Melissa Roxburgh stands as one of network TV’s latest breakouts as the lead on NBC’s twisty sci-fi mystery “Manifest.” The series from creator Jeff Rake is inspired by the unsolved 2014 disappearance of Malaysia Airlines Flight 370 and follows Michaela Stone (Roxburgh) and her brother, Ben (Josh Dallas), after their shared flight unknowingly jumps forward in time. When they land, it’s five and a half years into the future, and they’re left grappling with unanswerable questions while readapting to the lives they once led with the people they once loved. Roxburgh came by Backstage HQ to tease the second half of Season 1 (which premiered Jan. 7) and to reflect on what she’d tell her younger self while living in “Hollywood North”: Vancouver, British Columbia.
On what to expect with the second half of Season 1.
“We meet some new characters who are very, very important to the story and to the mystery. They help us peel back another layer to the onion. And they don’t go away quickly; they’re with us for a long time—so you’ll have some answers pretty quick.”
She landed “Manifest” while midmove to Los Angeles.
“I finally decided that I was going to make the move [to L.A.]. I had a place with my best friend down there, and I flew down to just do a couple things and was going to fly back and bring all my stuff down. So I flew down and got this audition and was like, ‘I’m flying back the next day, I don’t know if wanna do an audition right now’—on top of the fact that I was still attached to another show [‘Valor’]. Then, as soon as I opened the audition at 2 a.m., once I had gotten home from my day, I was like, ‘Yeah, I can’t turn this down.’ I was lucky enough that it all worked out.”
Even on last-minute auditions, she finds the fun.
“It’s either your part or it’s not. I’ve had the pleasure of being in the audition room on both sides of the camera, and in watching different people come into the room, you kind of just go, ‘That person’s got it,’ or, ‘That person doesn’t.’ So what relaxes me is knowing that I can go in and do the best job, but it’s not personal if I don’t get it. I just show up and have fun with it, bring something that maybe they won’t see with other people in the room…. Then if I don’t get it, I had fun, and if I get it, even better.”
Show up ready to do your job like everyone else.
“My little sister just started acting, as well, and she’s kind of coming to me with questions that I would’ve had in the beginning, and I’m able to answer those questions almost as if I’m talking to my younger self. The one thing that I would tell myself is that everyone comes in to do their job. No one has all the answers. You’re just bringing a piece of the puzzle to the bigger picture.”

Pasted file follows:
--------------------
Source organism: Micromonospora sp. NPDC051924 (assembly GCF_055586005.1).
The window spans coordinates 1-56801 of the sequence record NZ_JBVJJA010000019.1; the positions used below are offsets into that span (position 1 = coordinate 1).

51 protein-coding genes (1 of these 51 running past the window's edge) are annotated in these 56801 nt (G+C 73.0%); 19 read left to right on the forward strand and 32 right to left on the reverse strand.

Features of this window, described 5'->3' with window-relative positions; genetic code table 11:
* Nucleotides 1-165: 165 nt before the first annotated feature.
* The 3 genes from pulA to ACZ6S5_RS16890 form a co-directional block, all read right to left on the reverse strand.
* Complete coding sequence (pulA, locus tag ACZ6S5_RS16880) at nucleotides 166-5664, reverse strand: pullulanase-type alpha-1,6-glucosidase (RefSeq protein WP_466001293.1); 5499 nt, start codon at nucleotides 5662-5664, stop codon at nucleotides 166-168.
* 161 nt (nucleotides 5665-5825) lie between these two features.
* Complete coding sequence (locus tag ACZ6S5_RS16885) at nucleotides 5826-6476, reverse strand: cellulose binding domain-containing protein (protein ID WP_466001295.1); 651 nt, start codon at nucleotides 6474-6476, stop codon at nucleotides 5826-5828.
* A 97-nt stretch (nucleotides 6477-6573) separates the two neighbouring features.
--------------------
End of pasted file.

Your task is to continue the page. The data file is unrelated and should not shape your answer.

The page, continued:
Being top of the call sheet sometimes means setting the tone on set.
“I have such an awesome co-star, Josh Dallas. He’s been doing this forever—he was on ‘Once Upon a Time.’ So he’s had the experience and the time to learn and grow in the industry. So working alongside him, I basically just turn to him for all of the advice that I can get. He’s such a wonderful and down-to-earth guy, so he’s always willing to tell me what’s good and bad. But the thing that’s kind of caught me by surprise is just what it takes to not only keep your energy up but to give your energy to other people. Because it is your job and other actors’ jobs to be friendly to everyone, to be courteous, to keep morale up. The fish rots from the head down, as some would say, so to keep the fish from rotting takes a lot, but the best ones do it well, and I’m learning from one of the best. I’m lucky.”
Collaboration is key when the camera’s rolling, too.
“What makes a good scene partner for me is just somebody who is generous with their work in terms of being open to actively listening to you in the scene or to your ideas or to not judging you, not telling you what to do. This entire process is a collaboration, and so if you get someone who you’re able to collaborate with and who doesn’t have an ego about them in that, then you’re really lucky. I try to do my best!”
Remember: You’re part of a business.
“There was one role that I really, really wanted, and I didn’t get it for whatever reason, and I remember going into a depression for three months. There are roles that you’re going to fall in love with, and there are roles that you’re not going to get, but at the end of the day, this is a creative business. It’s a business! And you can’t take it personally. The more that you do it, the more you realize that. Eventually, you realize it’s not a personal choice, and you move on to the next thing. You grow thick skin really, really quickly.”
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